As the [Deputy Secretary-General] has said, the humanitarian plight of ordinary people, now that the power plant has been shut down because of the last round of shelling against that, is that no water is being pumped into houses, means that people have to come out to get just drinking water.  Where are they going?  They are basically waiting for water trucks from humanitarian organizations to go street by street and provide water.  This, again, operationally, without a pause in the violence is next to impossible in too many… in too many areas.  So, the scale of the urgency of the crisis now for ordinary people cannot be overstated.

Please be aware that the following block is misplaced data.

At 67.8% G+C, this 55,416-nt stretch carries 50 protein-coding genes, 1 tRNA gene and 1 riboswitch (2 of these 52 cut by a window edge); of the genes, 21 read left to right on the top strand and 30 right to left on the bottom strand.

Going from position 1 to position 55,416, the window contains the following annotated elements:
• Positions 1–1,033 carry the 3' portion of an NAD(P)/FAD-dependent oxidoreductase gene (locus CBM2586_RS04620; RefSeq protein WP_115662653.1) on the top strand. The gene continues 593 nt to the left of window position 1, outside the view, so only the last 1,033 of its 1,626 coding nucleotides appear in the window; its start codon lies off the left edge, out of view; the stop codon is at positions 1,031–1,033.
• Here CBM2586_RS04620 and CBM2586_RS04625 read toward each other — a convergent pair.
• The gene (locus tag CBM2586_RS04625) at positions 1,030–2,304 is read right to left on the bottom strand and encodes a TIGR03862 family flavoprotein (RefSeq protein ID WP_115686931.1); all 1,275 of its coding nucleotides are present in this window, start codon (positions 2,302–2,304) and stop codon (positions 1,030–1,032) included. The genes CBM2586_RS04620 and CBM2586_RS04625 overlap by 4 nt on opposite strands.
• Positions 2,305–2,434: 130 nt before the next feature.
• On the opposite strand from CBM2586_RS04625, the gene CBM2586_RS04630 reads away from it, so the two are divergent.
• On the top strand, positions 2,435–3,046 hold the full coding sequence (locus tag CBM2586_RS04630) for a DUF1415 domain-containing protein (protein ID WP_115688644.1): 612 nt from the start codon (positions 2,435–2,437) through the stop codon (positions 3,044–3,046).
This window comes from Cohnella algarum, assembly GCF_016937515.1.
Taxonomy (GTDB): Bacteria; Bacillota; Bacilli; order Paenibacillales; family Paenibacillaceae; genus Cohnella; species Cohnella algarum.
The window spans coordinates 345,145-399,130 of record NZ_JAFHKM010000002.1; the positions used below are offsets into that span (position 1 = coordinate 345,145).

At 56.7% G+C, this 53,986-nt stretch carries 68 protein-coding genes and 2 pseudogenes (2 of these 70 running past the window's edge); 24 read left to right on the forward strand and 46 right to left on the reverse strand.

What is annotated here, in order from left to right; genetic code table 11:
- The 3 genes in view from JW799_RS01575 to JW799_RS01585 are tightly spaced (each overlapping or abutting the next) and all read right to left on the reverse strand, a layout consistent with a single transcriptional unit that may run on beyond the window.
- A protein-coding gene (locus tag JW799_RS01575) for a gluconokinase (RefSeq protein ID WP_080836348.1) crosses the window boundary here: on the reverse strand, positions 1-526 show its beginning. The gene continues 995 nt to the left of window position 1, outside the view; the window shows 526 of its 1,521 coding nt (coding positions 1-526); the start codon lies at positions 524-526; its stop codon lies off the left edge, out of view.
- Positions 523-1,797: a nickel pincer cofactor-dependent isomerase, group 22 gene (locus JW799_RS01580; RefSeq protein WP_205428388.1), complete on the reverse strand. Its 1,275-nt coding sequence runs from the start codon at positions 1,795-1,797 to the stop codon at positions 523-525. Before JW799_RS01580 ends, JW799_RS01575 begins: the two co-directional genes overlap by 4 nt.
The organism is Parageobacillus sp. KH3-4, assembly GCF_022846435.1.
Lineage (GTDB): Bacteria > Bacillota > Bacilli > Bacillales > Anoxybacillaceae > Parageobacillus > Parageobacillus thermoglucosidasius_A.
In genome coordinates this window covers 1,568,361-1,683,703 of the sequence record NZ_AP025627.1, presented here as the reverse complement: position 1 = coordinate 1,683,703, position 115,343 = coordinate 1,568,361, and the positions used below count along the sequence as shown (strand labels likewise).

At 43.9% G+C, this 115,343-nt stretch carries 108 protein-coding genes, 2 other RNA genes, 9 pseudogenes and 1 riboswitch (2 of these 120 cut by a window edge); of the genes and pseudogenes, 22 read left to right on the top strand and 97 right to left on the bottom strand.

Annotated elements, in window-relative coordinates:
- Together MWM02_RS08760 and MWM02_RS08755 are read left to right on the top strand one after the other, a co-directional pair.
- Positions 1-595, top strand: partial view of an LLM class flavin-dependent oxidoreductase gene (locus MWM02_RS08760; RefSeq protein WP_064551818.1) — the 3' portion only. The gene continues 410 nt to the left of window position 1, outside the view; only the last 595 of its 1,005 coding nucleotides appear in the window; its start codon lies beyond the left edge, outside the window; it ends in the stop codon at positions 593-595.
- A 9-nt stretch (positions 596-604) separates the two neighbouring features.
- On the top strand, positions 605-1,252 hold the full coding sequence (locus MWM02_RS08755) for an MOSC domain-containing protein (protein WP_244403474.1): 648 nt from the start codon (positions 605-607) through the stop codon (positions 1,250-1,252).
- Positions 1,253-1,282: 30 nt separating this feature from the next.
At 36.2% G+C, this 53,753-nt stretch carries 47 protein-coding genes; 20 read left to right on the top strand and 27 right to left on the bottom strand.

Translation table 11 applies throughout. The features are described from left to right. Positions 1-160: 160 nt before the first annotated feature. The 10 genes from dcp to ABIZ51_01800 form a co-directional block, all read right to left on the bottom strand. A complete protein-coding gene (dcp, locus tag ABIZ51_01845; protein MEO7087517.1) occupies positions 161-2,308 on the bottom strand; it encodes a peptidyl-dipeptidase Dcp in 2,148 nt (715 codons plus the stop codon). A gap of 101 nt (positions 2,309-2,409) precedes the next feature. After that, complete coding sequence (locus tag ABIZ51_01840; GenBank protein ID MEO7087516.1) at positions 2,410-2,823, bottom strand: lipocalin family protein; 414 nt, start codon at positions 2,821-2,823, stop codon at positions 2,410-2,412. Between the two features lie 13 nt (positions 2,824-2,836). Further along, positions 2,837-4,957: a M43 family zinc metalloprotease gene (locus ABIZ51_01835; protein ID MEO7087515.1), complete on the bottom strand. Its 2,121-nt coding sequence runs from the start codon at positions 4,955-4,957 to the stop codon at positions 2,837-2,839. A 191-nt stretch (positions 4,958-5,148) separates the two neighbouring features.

We must also remember that this is an aid dependent population in a huge percentage — over 70 per cent of the population require and need food assistance.  We also have a population that, like any population anywhere in the world, also needs daily health care.  Twenty-three of the medial facilities across the Gaza Strip have been destroyed to the point of now being out of use.  Where are people to get their mediation, pregnant women and so forth?  The hospitals are desperately short of medical supplies.  WHO [World Health Organization] have said that the list of essential drugs are at zero, or close to zero, in terms of stock levels.  That means very critical.  So, again, everything that is required to provide life-saving support to the population, both in terms of supplies and how to get those supplies to the people, has become next, nigh or impossible for us to do what we are expected to do.  And the level of frustration among the population to us is very high at the moment.  You know, they feel that the world has lost its humanity, lost its sense of realization of what they are going through.  This is the most intensive round of conflict that they have ever experienced and this is a place that has gone through many rounds of conflict.  If you go back to the last round of conflict, it’s four times more people displaced in UNRWA schools than last time round.  Thank you.